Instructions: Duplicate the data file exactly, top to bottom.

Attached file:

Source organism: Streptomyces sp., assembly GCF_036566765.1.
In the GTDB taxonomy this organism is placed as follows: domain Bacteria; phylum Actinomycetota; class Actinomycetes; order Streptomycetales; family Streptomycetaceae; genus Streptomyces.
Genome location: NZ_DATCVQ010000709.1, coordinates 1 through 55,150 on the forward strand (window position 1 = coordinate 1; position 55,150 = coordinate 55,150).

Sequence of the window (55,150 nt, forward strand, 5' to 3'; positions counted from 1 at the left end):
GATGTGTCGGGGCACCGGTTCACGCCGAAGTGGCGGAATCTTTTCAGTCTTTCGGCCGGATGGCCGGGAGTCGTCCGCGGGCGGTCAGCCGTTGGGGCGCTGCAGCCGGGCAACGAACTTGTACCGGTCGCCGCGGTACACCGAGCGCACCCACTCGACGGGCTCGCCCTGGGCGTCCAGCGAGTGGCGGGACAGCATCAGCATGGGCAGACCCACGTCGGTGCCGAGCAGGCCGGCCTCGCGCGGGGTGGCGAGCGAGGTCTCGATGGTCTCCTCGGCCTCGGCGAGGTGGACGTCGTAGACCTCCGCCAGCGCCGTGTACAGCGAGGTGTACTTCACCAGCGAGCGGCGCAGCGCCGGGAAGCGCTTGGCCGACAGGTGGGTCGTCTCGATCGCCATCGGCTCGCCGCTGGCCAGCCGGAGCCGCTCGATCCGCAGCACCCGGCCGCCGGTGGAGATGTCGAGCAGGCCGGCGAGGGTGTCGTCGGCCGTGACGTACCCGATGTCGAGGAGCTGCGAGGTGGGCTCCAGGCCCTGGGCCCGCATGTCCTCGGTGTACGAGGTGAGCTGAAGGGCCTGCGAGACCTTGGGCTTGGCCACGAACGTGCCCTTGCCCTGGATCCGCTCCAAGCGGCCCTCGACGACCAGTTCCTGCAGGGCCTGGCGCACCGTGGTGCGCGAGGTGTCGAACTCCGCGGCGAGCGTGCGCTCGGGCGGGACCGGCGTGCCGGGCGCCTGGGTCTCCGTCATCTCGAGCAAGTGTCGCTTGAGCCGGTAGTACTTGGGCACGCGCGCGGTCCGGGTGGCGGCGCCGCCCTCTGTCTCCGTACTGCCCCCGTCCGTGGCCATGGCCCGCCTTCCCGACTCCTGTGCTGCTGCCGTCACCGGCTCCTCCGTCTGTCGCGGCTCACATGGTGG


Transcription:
Source organism: Streptomyces sp., assembly GCF_036566765.1.
In the GTDB taxonomy this organism is placed as follows: domain Bacteria; phylum Actinomycetota; class Actinomycetes; order Streptomycetales; family Streptomycetaceae; genus Streptomyces.
Genome location: NZ_DATCVQ010000709.1, coordinates 1 through 55,150 on the forward strand (window position 1 = coordinate 1; position 55,150 = coordinate 55,150).

Sequence of the window (55,150 nt, forward strand, 5' to 3'; positions counted from 1 at the left end):
GATGTGTCGGGGCACCGGTTCACGCCGAAGTGGCGGAATCTTTTCAGTCTTTCGGCCGGATGGCCGGGAGTCGTCCGCGGGCGGTCAGCCGTTGGGGCGCTGCAGCCGGGCAACGAACTTGTACCGGTCGCCGCGGTACACCGAGCGCACCCACTCGACGGGCTCGCCCTGGGCGTCCAGCGAGTGGCGGGACAGCATCAGCATGGGCAGACCCACGTCGGTGCCGAGCAGGCCGGCCTCGCGCGGGGTGGCGAGCGAGGTCTCGATGGTCTCCTCGGCCTCGGCGAGGTGGACGTCGTAGACCTCCGCCAGCGCCGTGTACAGCGAGGTGTACTTCACCAGCGAGCGGCGCAGCGCCGGGAAGCGCTTGGCCGACAGGTGGGTCGTCTCGATCGCCATCGGCTCGCCGCTGGCCAGCCGGAGCCGCTCGATCCGCAGCACCCGGCCGCCGGTGGAGATGTCGAGCAGGCCGGCGAGGGTGTCGTCGGCCGTGACGTACCCGATGTCGAGGAGCTGCGAGGTGGGCTCCAGGCCCTGGGCCCGCATGTCCTCGGTGTACGAGGTGAGCTGAAGGGCCTGCGAGACCTTGGGCTTGGCCACGAACGTGCCCTTGCCCTGGATCCGCTCCAAGCGGCCCTCGACGACCAGTTCCTGCAGGGCCTGGCGCACCGTGGTGCGCGAGGTGTCGAACTCCGCGGCGAGCGTGCGCTCGGGCGGGACCGGCGTGCCGGGCGCCTGGGTCTCCGTCATCTCGAGCAAGTGTCGCTTGAGCCGGTAGTACTTGGGCACGCGCGCGGTCCGGGTGGCGGCGCCGCCCTCTGTCTCCGTACTGCCCCCGTCCGTGGCCATGGCCCGCCTTCCCGACTCCTGTGCTGCTGCCGTCACCGGCTCCTCCGTCTGTCGCGGCTCACATGGTGG